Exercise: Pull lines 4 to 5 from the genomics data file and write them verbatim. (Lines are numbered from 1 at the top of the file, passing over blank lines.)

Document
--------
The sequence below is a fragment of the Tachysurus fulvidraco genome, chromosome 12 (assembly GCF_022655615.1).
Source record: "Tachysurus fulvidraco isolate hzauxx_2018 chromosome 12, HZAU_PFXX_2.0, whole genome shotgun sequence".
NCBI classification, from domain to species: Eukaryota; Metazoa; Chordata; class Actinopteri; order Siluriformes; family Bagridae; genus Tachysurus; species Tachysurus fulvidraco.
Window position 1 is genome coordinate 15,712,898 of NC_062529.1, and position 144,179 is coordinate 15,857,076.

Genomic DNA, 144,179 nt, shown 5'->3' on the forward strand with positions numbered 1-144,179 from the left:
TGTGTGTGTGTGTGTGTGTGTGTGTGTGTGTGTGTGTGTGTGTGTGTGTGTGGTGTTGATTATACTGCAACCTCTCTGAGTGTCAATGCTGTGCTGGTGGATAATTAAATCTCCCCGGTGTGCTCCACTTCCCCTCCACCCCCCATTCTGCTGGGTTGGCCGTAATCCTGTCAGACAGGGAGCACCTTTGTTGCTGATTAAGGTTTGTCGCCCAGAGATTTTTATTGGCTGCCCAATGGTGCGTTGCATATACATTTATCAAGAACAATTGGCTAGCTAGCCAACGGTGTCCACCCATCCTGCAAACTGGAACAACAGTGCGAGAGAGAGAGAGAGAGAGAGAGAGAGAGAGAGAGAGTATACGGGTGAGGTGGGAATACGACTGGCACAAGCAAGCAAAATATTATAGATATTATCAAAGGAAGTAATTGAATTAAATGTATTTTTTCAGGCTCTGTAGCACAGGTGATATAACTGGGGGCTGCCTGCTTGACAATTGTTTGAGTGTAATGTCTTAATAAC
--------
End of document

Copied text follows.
Window position 1 is genome coordinate 15,712,898 of NC_062529.1, and position 144,179 is coordinate 15,857,076.

Genomic DNA, 144,179 nt, shown 5'->3' on the forward strand with positions numbered 1-144,179 from the left: